Design sprints dovetail with engineering sprints so that designers are always working one sprint ahead and have new designs ready to hand off to engineers at the beginning of each engineering sprint. Some design sprints, like engineering sprints, require a longer timeframe – especially during the early stages of researching and ideating the application.
What it is
Design sprints are the same length as an engineering sprint, and they work in tandem with the engineering sprints. They include a kick-off meeting where design tasks are planned and end with a design review where work is presented to the stakeholders, PMs and Engs before it is handed off for coding.
How its used
The point of the design sprint is to ensure that designers have the time to work on features and assets, implementing the design process and ensuring that the best solution is the one that gets built.
There’s a common mistake both young professionals and expert contributors fall victim to when coming up with ideas. It’s known as the Einstellung effect — when a person defaults to a known solution rather than a novel or optimal way of solving a problem.
Often designers will find themselves at the beck and call of PMs or engineers, having to rapidly create design solutions the night before an engineering sprint kicks off (or in some cases, mid sprint).
I’m sure this has never happened to you.
It is both exhausting for the designers, and bad for the product to work in this half-assed, unplanned way, and yet, many companies consider this the normal way of working with designers. Unfortunately, a constant barrage of last minute design requests with extremely short turnaround times leads to a revolving door of burned-out designers who want nothing more than to get away from that disfunctional process.
It also pretty much guarrantees the Einstellung bias. That’s the belief that whatever first came to mind as a solution is the best solution. Because time is working against the designer–there’s no time to implement any good design process like research, ideating, or validating the designs–he is forced to use the first solution that comes to mind.
It’s easy to spot products that use the “hair on fire” design process.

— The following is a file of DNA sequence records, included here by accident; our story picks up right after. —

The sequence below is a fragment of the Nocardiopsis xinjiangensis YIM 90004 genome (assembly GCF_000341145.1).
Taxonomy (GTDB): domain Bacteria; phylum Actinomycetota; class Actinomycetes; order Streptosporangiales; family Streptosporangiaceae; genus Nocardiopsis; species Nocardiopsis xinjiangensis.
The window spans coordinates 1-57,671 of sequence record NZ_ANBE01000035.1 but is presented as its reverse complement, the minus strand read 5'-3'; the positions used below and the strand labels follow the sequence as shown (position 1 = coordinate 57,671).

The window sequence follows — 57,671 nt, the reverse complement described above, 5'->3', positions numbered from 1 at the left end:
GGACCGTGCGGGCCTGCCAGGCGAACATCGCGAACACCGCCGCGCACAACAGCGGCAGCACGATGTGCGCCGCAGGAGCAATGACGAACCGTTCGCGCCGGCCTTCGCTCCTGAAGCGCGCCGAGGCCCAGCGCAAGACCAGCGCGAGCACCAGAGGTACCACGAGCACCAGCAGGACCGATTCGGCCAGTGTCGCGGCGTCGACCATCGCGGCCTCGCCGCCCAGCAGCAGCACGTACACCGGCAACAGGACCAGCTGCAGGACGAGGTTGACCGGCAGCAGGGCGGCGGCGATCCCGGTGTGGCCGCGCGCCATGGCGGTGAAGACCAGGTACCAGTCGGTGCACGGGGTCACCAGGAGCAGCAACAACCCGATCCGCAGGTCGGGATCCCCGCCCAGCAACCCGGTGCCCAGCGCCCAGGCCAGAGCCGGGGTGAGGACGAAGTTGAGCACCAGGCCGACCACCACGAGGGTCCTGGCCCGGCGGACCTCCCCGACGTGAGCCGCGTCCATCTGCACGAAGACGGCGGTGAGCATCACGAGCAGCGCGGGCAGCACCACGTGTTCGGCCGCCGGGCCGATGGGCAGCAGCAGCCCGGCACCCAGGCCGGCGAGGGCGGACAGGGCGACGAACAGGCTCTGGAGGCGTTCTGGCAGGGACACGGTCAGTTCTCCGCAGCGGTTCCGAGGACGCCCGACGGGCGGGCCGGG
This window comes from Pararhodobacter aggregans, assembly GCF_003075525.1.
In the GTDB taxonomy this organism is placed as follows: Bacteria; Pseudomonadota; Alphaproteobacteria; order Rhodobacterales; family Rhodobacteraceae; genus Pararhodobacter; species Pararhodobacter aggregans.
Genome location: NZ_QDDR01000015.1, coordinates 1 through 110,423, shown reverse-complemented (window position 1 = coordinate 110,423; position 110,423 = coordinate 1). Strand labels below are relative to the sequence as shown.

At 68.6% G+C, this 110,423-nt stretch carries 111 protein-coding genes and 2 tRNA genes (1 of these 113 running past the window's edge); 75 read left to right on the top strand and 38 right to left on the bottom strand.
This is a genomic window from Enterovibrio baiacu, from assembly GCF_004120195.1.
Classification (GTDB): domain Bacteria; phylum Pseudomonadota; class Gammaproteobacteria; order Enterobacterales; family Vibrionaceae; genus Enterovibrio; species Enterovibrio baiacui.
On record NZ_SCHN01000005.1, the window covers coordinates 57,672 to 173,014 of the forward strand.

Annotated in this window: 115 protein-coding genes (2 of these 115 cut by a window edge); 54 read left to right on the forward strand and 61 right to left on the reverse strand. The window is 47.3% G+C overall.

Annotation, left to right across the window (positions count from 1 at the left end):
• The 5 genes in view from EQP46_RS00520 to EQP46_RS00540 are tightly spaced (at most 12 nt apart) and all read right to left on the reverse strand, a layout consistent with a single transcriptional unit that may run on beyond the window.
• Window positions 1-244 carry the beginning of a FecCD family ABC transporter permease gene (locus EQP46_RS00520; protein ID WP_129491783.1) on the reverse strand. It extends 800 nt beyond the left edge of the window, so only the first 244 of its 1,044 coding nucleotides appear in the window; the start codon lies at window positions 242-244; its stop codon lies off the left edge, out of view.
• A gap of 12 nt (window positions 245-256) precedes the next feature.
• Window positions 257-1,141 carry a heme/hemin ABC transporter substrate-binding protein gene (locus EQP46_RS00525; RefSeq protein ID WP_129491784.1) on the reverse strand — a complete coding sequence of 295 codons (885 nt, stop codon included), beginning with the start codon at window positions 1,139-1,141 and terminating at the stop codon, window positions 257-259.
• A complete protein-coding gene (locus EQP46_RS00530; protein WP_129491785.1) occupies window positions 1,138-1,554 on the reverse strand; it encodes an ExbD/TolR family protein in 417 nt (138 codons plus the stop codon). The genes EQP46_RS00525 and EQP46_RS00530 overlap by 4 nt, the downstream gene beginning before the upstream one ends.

The design sprint allows the team the breathing room to get past their first ideas and onto the real innovations. It consists of four parts:
Design planning meeting
This is the kick-off meeting where the PM and other stakeholders meet with the designer or the design team to plan out what will get done in the next sprint. Since a sprint is generally 2 weeks (to keep it in sync with the engineering sprint) this planning meeting is where designers can estimate how much effort each design task will take. Then they can make a realistic estimate of how much they can get done during the sprint.
I like to estimate effort the way the engineers estimate their coding effort, using a Fibonacci numeric system that works like this:
- 1 – less than an hour
- 2 – a couple of hours
- 3 – a day
- 5 – a few days
- 8 – a week
- 13 – two weeks or more
Just like engineering teams, it takes a bit of time to accurately estimate effort and get an idea of the team’s velocity.
The majority of the sprint should be uninterrupted design time when the design team can put the process into play: research, ideate and validate
Design review and sign-off
At this meeting, designers show the work they’ve completed for the sprint. The attendees will most definitely include the product manager, but may also include engineers, project manager and other stakeholders. This is where designers will walk everyone through the problem, the solution and field questions.
This meeting should come a day or two before the end of the sprint because at this meeting, the team must decide whether:
- The feature is ready to be pushed into development
- It needs quick changes before it’s ready (e.g. changes that can be done before the end of the design sprint so it’s ready for the engineers)
- Or it needs to be pushed into the next sprint for more substantial changes
Having some way to track design sprints, features, scoping and signing off is really important. I use an Airtable to make sure everyone has clarity on where we are and what we’ve agreed to.
If the team feels like a design is almost there, but small clarifications or revisions are required, then the last day or two of the sprint is when those changes happen. Ideally, these are small enough so that they won’t require a second review with anyone.
Design changes that are too involved to be completed in a day should be pushed into the next design sprint. It doesn’t make sense to set aside time to work on finding the right solution to a problem using good design process, only to throw that out at the end because you’ve run out of time in the sprint. Don’t be afraid to push back under these circumstances.
File prep and hand off
Also remember to save enough time at the end of the sprint to prepare the files for handoff to engineers.
For some teams this might include detailed annotations and prep-work for the visual assets. If you’re annotating along the way (which I recommend, since it not only makes your life easier but helps when you’re doing the design review with the team) and using a tool like Sketch and Zeplin, then you probably don’t have much work to do when pushing the designs to the engineering team.